The deck garden my neighbors and I’ve maintained since the spring is now in its final growth stages. Angelia got some wonderful micro greens and radishes, the latter which she is cooking up with breakfast. Broccoli plants are a question mark. A good amount of purple and pineapple sage is left. It smells soooo good!! I’ve been adding it to dishes here and there and taking a bundle with me for Thanksgiving dinner.
Several months ago I hosted a dinner party for Eric Ritter, a very talented (and sustainable minded) craftsman from Maine who I will dedicate a post to down the line. He and his wife have transformed a rundown property in Southern Maine into a gorgeous spectacle of architecture and gardening. Eric saw my ample deck space with what I thought was an attractive sitting area and declared it should be repurposed for urban farming. At first my neighbors and I laughed about it, but then it seemed so obvious. How could I live a sustainable life and consider myself a health-conscious foodie without optimizing this space for growing food. Thus I committed my deck space to a shared urban farming venture with my neighbors. With a resident architect and natural green thumb who loves designing and building at the helm we made our shopping list and headed out to Lowe’s for lumber and a local greenhouse for dirt and seedlings to fill our boxes and pots.
During the next several months I will be posting about our foray into vertical agriculture.
While living in a small town I could not always find what I needed locally thus the occasional two or three hour drive to a city where I could. As time went on I found myself spending less time on the road and more time on the Web tracking items down. These days it seems one could live anywhere and have the world delivered to their doorstep thanks to UPS.
Can’t find the new Brad Gooch bio on Flannery O’Connor at your local library ask the librarian about requesting a copy. Don’t want to wait visit INDIEBOUND to find independent bookstores in your area. All of the above fail there is always Amazon.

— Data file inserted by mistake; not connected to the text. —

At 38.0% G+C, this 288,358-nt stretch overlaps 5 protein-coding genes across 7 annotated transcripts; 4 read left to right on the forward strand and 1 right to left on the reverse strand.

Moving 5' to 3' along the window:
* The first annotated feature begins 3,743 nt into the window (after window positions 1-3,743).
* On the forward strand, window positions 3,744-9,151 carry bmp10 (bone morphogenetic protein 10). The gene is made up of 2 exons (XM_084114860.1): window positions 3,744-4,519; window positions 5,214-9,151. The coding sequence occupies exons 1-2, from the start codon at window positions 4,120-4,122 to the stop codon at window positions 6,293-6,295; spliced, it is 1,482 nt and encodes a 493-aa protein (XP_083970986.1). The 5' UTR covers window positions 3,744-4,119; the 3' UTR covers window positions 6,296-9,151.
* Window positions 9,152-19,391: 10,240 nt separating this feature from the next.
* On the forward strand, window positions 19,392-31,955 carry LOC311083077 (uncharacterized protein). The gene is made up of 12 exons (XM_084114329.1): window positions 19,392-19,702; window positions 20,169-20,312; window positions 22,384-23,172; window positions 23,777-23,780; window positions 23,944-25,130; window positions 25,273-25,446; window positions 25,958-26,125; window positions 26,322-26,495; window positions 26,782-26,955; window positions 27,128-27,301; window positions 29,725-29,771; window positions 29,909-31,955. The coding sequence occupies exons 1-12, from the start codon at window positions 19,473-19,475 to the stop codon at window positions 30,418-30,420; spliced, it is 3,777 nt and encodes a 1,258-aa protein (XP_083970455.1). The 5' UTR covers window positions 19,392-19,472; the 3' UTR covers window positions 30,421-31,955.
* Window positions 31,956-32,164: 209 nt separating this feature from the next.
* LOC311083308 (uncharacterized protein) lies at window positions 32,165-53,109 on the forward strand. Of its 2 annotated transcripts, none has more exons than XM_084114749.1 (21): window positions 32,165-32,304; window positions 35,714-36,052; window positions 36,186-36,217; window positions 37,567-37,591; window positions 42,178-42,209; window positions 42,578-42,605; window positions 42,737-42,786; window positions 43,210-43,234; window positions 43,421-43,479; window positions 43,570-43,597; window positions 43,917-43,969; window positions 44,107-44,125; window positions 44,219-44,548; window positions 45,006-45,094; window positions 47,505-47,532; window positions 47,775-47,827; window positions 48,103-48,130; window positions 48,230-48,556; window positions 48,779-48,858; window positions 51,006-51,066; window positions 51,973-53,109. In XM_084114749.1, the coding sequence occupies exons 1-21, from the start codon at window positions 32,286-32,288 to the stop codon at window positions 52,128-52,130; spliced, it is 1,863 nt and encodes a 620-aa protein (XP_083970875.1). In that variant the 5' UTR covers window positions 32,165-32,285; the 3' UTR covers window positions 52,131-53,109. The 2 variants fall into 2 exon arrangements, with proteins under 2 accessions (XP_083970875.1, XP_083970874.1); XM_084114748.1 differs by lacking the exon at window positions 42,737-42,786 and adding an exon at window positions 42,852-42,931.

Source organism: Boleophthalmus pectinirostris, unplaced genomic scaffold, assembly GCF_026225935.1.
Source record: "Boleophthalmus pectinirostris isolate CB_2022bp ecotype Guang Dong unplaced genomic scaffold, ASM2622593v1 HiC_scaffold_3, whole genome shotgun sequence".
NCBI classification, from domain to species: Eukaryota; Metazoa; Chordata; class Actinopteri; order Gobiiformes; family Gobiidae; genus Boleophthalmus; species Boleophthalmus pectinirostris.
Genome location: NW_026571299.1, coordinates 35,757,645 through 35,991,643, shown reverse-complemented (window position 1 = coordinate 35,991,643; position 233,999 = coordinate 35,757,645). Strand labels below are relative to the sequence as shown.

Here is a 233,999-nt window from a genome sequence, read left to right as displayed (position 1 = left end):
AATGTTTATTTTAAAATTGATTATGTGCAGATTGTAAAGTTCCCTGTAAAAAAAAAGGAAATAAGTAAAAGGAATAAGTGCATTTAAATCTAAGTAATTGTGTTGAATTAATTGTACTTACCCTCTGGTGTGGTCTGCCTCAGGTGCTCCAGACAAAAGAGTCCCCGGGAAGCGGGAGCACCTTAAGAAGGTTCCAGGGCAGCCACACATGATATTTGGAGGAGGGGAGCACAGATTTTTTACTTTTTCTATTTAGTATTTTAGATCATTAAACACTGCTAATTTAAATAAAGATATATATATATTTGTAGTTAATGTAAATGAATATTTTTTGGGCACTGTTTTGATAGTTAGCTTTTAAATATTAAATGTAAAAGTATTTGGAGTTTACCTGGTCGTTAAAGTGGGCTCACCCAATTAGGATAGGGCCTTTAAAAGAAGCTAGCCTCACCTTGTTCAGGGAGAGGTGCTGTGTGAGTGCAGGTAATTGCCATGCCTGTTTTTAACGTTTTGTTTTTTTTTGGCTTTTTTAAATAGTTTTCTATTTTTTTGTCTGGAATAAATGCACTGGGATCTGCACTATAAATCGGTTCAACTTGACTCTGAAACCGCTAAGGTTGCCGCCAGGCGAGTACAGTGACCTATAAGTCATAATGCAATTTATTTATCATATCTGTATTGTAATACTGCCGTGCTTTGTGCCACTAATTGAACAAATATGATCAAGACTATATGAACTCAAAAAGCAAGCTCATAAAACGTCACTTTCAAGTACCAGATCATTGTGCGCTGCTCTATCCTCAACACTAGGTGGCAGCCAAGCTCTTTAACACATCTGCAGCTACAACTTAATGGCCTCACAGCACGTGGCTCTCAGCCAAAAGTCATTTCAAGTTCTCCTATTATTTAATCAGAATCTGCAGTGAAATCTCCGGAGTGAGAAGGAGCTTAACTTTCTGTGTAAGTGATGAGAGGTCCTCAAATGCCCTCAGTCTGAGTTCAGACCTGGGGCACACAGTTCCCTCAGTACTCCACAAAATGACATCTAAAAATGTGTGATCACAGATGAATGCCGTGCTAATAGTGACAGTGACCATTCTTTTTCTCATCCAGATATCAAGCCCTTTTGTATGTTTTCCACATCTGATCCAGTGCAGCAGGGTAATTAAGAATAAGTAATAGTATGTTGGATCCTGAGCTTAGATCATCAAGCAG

Want to start an organic kitchen garden, but don’t have any friends with a green thumb, a local nursery stocked with organic soil or a pick up truck to cart the lumber back home. EARTHBOX may be your answer. Their Organic Ready to Grow Complete Kit @ $59.95 includes self-watering patio container garden with organic potting mix, fertilizer and natural dolomite.
For organic seeds visit http://www.burpee.com/.
A personal favorite for online shopping is GAIAM. Friends got me started on their yoga DVDs, a great alternative to heading outside in winter temps to make a 6:15AM class. Incentive to head to class pick up their fashion forward and environmentally friendly Beau Yoga Mat Tote (Gray) or Palazzo Pant (Black) made of organic cotton.
For cameras, lenses and photo/printing gear my fail safe is B&H Photo.
Trouble with the local cable provider or satellite there are plenty of options online. HULU is fun for past episodes of Hell’s Kitchen or catching the pilot of Parks and Recreation. Netflix is like Hanukkah or Christmas all year long. For a moderate monthly fee members will receive a little red envelope in the mail with episodes of Mad Men, Big Love and Weeds (Season 4 is due out in June). Recently Netflix also began offering some programs online.